Washington, DC – Association of Public and Land-grant Universities (APLU) President Peter McPherson today released the following statement regarding the Senate agreement on a third COVID-19 emergency supplemental bill.
“Over the past several weeks, public university presidents and chancellors have been working tirelessly to communicate with Congress on the need for emergency relief. We appreciate that the agreed upon bill evolved from its initial form, which included no direct funding to students and universities, to then $6 billion, and now a minimum of $14 billion for all of higher education with the possibility for some additional funds at the discretion of states. We are grateful that the measure provides much-needed regulatory relief, which will grant schools flexibility to support students in irregular circumstances.
“However, the $14 billion provided for higher education falls far short of what is needed. Furthermore, the legislation does not fix the terrible problem the second emergency supplemental funding bill created for state entities in which, unlike the private sector, they were excluded from receiving tax credits to offset expenses associated with extended paid leave.
“The legislation provides $1.3 billion for research and related efforts to combat COVID-19. This is a much-needed infusion of funding that will advance COVID-19 research already underway at public universities and elsewhere. Unfortunately, the bill does not provide funding to help pay for graduate students, post-docs and others who can’t get into the lab as well as to, among other things, pay for winding down and eventually ramping up research activity.
“Our nation’s public colleges and universities educate more than three-quarters of students and in many cases are one of, if not the largest employer in their states. Despite the most challenging of circumstances, public universities are rising to serve their campus and local communities, states, and the nation. In recent weeks public universities have been working in their communities to address areas of need ranging from donating medical supplies, to hosting blood drives, and educating the public on steps to reduce the spread of COVID-19. And those institutions with hospitals have been on the front lines of treating COVID-19 patients.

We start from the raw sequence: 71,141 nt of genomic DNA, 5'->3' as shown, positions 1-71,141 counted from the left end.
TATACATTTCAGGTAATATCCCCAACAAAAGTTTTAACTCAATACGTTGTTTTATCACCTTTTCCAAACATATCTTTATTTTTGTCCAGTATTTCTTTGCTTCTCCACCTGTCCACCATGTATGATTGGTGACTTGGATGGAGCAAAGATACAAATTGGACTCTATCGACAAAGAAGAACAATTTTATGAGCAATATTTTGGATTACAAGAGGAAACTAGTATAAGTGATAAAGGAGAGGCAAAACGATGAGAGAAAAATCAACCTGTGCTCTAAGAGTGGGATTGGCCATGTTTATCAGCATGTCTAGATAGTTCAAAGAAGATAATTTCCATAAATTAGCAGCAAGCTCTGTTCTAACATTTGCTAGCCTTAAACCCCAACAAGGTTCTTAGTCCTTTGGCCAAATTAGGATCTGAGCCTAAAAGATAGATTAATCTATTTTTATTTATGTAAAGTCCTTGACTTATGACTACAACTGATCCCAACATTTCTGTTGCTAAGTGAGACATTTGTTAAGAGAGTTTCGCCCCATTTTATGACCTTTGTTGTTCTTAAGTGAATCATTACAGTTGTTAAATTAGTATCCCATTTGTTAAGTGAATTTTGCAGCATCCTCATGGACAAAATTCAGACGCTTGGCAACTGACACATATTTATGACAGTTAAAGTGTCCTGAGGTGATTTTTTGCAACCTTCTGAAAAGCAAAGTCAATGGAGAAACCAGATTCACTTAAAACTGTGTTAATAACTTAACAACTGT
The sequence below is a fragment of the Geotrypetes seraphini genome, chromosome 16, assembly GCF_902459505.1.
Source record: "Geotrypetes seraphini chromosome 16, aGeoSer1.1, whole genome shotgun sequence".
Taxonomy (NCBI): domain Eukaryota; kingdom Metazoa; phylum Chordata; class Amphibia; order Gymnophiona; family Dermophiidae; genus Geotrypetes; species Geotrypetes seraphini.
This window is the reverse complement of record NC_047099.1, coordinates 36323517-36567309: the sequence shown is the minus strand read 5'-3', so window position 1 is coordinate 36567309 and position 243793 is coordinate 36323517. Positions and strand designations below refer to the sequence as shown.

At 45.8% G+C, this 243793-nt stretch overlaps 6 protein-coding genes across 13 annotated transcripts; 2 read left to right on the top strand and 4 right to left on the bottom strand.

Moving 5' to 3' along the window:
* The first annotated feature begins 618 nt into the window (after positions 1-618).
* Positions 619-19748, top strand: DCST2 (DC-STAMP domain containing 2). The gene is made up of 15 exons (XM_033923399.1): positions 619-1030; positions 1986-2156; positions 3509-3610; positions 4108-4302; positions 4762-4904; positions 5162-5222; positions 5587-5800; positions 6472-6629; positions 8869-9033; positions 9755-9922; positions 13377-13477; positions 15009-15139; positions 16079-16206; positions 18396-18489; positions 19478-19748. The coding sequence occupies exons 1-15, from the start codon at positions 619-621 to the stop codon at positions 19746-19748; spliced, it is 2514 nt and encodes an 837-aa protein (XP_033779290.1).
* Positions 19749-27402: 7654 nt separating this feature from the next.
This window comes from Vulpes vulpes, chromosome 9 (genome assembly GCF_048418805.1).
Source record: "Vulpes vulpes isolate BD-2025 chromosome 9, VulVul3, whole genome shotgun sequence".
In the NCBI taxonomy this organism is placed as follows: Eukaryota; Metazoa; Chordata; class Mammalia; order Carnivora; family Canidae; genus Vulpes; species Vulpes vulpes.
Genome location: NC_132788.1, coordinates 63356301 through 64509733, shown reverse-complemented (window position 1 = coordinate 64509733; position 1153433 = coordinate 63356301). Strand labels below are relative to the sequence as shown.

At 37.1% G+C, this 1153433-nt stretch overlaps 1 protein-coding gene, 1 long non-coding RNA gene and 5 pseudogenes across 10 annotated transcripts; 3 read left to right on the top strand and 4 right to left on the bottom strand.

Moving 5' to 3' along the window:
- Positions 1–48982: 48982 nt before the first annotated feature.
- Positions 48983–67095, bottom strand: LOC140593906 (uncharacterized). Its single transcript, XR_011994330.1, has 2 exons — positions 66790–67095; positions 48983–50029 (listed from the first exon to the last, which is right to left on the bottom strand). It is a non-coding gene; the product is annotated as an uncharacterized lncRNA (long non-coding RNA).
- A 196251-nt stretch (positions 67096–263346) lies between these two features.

“The impact of COVID-19 is being felt in every corner of this country and the world. Public colleges and universities, which collectively educate 19.4 million students and employ 2.3 million faculty and staff, are directly impacted personally and financially by the coronavirus. Public higher education institutions are facing a huge financial hit from the virus. There is a desperate need for emergency funding to financially stabilize schools, aid and educate students, support the university workforce, and maintain a robust scientific enterprise, which is at the forefront of searching for cures and treatments.
“Despite the problems with the bill, we are immensely grateful to the lawmakers who over the last week have tirelessly gone to bat for students and our nation’s public universities. We will need their continued help. While the bill is vastly improved over the first version, the financial emergency facing colleges and universities demands so much more to stabilize institutions, support students, employees, and scientific research.
“Unfortunately, COVID-19 is having a devastating impact on public health and our economy. This bill was massive, but it’s all but certain Congress will need to do even more. It’s critical that colleges and universities and their students receive much more robust support as future legislation is developed.”